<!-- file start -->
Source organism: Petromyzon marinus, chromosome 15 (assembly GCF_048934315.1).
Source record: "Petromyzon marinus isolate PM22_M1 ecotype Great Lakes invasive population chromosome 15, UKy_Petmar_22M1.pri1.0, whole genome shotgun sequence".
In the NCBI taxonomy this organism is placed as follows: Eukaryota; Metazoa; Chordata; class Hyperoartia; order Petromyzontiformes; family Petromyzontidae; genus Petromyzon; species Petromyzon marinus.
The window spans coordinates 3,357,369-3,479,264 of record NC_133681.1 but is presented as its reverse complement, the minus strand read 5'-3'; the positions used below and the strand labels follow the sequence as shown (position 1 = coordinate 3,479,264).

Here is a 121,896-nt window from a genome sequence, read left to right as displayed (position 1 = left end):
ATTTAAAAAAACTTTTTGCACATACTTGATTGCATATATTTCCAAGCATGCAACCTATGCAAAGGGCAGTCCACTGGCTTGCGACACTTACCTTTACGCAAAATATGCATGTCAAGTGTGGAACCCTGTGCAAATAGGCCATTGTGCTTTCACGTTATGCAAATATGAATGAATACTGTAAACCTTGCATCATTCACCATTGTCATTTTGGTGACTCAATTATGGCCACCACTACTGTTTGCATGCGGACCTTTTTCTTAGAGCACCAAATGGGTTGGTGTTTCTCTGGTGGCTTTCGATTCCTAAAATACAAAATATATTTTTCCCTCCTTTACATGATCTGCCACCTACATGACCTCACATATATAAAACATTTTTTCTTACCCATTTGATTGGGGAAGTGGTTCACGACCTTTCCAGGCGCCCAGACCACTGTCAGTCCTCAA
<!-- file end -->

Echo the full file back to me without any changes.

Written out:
Source organism: Petromyzon marinus, chromosome 15 (assembly GCF_048934315.1).
Source record: "Petromyzon marinus isolate PM22_M1 ecotype Great Lakes invasive population chromosome 15, UKy_Petmar_22M1.pri1.0, whole genome shotgun sequence".
In the NCBI taxonomy this organism is placed as follows: Eukaryota; Metazoa; Chordata; class Hyperoartia; order Petromyzontiformes; family Petromyzontidae; genus Petromyzon; species Petromyzon marinus.
The window spans coordinates 3,357,369-3,479,264 of record NC_133681.1 but is presented as its reverse complement, the minus strand read 5'-3'; the positions used below and the strand labels follow the sequence as shown (position 1 = coordinate 3,479,264).

Here is a 121,896-nt window from a genome sequence, read left to right as displayed (position 1 = left end):
ATTTAAAAAAACTTTTTGCACATACTTGATTGCATATATTTCCAAGCATGCAACCTATGCAAAGGGCAGTCCACTGGCTTGCGACACTTACCTTTACGCAAAATATGCATGTCAAGTGTGGAACCCTGTGCAAATAGGCCATTGTGCTTTCACGTTATGCAAATATGAATGAATACTGTAAACCTTGCATCATTCACCATTGTCATTTTGGTGACTCAATTATGGCCACCACTACTGTTTGCATGCGGACCTTTTTCTTAGAGCACCAAATGGGTTGGTGTTTCTCTGGTGGCTTTCGATTCCTAAAATACAAAATATATTTTTCCCTCCTTTACATGATCTGCCACCTACATGACCTCACATATATAAAACATTTTTTCTTACCCATTTGATTGGGGAAGTGGTTCACGACCTTTCCAGGCGCCCAGACCACTGTCAGTCCTCAA